Whose Consultant is it Anyway?

Resolving disputes in construction contracts

Whose Consultant is it Anyway?

Most standard construction contracts allow for or require the owner to appoint an engineer or architect to act as a consultant for the work to be performed by the general contractor. One of the major functions that those architects and engineers perform as a consultant is to adjudicate disputes between the owner and the contractor. These disputes can run the gamut from minor disagreements over the interpretation of the specifications to significant monetary issues related to progress payments and delays. The fact that the consultant has been appointed to the role of adjudicator by the owner and is being paid to perform that role by the owner often raises concerns for the contractor about the fairness and impartiality of the consultant. That same conflict of interest can also make an architect or engineer, who may want to be employed again by the same owner, wary about siding with the contractor in a dispute.

While both the consultant and the contractor may have concerns about outside influences that may sway the judgment of the consultant, the courts have been very clear in requiring consultants to act “judicially” when interpreting contracts and adjudicating disputes. In Zurich Insurance Co. v. 356226 British Columbia Ltd., [1995] B.C.J. No. 2646 (S.C.), the British Columbia Supreme Court interpreted acting judicially in that context to require a consultant to act “fairly and reasonably.” It is important that owners and consultants be aware that a contractor will not be bound by a decision of a consultant if that consultant does not adhere to the provisions of the contract and acts arbitrarily, fails to exercise his or her duties in good faith or to act impartially, or makes a decision under the owner’s influence.

In addition to the obligations of the consultant to act judicially, in Dilcon Constructors Inc. v. British Columbia Hydro & Power Authority (1992), 7 C.L.R. (2d) 22 (B.C.S.C.), the British Columbia Supreme Court held that there is an implied term that the owner, who is given the power to name its own consultant as an arbiter or adjudicator of the other party’s claims, shall not interfere with the independence of that consultant in that adjudication.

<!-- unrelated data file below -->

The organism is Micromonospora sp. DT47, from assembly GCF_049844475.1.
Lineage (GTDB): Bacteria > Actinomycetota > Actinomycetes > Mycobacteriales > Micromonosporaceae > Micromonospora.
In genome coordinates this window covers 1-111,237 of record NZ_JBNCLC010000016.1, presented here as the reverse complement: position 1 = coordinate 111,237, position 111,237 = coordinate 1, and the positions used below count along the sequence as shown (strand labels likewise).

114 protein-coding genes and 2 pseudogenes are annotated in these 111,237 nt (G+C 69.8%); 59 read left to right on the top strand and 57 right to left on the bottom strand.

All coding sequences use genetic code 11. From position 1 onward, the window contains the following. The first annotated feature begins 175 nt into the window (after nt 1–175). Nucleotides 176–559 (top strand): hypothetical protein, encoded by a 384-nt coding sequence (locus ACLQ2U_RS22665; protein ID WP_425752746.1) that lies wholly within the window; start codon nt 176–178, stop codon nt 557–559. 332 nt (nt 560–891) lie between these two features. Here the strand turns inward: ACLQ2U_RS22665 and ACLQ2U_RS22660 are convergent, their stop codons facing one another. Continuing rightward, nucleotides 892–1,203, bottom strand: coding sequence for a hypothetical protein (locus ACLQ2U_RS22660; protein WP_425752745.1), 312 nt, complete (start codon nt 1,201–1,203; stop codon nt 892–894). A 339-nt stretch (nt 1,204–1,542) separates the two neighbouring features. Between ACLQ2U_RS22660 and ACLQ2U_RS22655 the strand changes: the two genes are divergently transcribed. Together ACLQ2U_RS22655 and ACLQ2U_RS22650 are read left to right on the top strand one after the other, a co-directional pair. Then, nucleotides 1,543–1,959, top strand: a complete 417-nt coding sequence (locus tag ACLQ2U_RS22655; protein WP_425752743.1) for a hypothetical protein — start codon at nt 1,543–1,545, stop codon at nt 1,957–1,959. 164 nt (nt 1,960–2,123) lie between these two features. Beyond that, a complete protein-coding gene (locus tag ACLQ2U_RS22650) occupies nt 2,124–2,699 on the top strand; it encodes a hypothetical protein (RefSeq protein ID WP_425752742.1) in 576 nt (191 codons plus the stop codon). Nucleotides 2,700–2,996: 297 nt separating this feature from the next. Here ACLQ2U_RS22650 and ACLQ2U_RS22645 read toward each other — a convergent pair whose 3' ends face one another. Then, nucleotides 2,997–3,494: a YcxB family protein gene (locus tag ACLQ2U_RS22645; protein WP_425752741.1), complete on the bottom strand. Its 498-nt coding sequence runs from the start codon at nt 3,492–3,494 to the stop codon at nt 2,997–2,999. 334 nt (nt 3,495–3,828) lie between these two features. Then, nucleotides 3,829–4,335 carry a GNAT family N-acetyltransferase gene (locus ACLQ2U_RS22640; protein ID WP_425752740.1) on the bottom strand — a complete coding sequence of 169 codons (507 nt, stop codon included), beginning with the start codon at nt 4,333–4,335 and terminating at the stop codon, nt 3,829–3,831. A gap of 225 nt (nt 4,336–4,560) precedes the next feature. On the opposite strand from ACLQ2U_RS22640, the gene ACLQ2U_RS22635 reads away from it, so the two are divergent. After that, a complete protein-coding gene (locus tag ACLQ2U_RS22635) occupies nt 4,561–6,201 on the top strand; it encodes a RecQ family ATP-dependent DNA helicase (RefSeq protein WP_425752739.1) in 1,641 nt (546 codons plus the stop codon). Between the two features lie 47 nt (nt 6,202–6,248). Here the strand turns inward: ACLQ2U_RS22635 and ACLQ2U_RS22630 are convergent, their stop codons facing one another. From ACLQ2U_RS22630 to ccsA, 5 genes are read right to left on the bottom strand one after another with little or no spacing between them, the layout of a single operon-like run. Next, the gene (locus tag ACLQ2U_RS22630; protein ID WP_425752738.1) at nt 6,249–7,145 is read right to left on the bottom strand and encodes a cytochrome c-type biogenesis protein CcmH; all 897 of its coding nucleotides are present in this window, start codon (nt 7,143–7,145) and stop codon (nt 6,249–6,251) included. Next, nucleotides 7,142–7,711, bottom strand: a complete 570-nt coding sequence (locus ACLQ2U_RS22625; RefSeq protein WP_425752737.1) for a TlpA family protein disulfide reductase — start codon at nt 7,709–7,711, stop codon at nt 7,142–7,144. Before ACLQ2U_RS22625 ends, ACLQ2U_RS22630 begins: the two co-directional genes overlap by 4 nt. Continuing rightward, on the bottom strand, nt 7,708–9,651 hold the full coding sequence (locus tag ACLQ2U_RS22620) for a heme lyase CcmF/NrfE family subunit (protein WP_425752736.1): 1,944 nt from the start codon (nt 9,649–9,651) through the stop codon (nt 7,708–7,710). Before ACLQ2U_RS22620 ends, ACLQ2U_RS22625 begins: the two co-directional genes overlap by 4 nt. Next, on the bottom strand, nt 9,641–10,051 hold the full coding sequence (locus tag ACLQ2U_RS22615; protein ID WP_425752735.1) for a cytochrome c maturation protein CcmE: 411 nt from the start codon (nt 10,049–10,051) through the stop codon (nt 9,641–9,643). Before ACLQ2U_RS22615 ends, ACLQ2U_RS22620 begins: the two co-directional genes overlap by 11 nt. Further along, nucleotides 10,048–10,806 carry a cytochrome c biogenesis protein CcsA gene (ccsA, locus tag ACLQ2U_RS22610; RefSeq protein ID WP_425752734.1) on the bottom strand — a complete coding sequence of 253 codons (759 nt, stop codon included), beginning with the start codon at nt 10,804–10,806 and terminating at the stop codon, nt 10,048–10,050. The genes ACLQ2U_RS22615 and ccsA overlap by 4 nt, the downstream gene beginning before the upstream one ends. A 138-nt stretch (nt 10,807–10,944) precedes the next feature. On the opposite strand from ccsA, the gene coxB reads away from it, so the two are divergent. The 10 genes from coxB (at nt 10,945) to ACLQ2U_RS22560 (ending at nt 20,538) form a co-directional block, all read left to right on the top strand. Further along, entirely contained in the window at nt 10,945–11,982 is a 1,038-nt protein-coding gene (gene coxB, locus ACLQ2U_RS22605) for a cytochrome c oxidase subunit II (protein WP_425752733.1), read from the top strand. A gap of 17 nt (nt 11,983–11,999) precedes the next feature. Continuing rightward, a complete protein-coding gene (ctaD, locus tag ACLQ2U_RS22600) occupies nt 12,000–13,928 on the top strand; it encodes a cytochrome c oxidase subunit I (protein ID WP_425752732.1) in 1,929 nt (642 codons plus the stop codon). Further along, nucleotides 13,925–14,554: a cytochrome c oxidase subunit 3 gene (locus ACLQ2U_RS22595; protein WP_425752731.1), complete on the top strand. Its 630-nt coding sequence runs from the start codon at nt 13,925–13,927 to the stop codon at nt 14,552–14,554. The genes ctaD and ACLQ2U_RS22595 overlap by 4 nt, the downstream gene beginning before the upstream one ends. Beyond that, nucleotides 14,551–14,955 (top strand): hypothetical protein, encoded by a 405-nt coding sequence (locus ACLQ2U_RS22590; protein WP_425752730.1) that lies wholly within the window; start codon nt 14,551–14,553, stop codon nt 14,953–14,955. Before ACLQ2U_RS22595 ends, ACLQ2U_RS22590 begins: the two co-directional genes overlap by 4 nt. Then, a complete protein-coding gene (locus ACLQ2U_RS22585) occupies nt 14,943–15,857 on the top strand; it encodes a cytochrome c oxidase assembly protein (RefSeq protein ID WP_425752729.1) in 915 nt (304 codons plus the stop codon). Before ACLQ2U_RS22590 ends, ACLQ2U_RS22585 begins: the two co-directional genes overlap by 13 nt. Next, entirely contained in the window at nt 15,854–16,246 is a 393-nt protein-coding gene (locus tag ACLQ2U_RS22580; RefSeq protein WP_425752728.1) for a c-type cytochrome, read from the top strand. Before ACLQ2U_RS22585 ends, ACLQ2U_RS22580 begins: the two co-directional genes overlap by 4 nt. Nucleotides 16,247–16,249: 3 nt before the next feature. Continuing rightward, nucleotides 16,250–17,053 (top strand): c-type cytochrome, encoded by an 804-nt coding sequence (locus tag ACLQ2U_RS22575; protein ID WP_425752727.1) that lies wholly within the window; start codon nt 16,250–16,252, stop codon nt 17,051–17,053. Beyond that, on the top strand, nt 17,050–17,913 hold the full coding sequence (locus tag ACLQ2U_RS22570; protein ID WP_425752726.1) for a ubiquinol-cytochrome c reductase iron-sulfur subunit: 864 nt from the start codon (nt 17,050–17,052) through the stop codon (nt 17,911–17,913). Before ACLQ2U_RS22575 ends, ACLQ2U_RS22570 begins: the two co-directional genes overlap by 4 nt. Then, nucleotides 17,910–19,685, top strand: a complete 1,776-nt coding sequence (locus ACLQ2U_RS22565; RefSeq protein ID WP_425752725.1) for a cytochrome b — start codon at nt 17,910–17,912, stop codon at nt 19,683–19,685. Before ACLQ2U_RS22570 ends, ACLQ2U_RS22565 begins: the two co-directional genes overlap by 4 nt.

The implied contractual obligation of an owner not to interfere with the consultant’s performance of his or her duty is consistent with the recent holding of the Supreme Court of Canada in Bhasin v. Hrynew, 2014 SCC 71. In Bhasin, the Supreme Court of Canada held that there is a general duty of honesty in contractual performance. While this specific issue has not been litigated, it appears likely that an owner who unduly influenced a consultant to get their way in a dispute with a contractor would be in breach of its duty of honest performance to the contractor.

In summary, in adjudicating disputes under a construction contract, the consultant’s duty is to decide claims and disputes impartially, fairly, and with professional competence. It is crucial to advise consultants to uphold these duties to ensure that their determinations are binding on the contractor. Similarly, it is important to advise owners not to attempt to influence their hired consultants, lest they be found to have breached their implied duty not to interfere, or the duty of honest performance of the contract.

Related Articles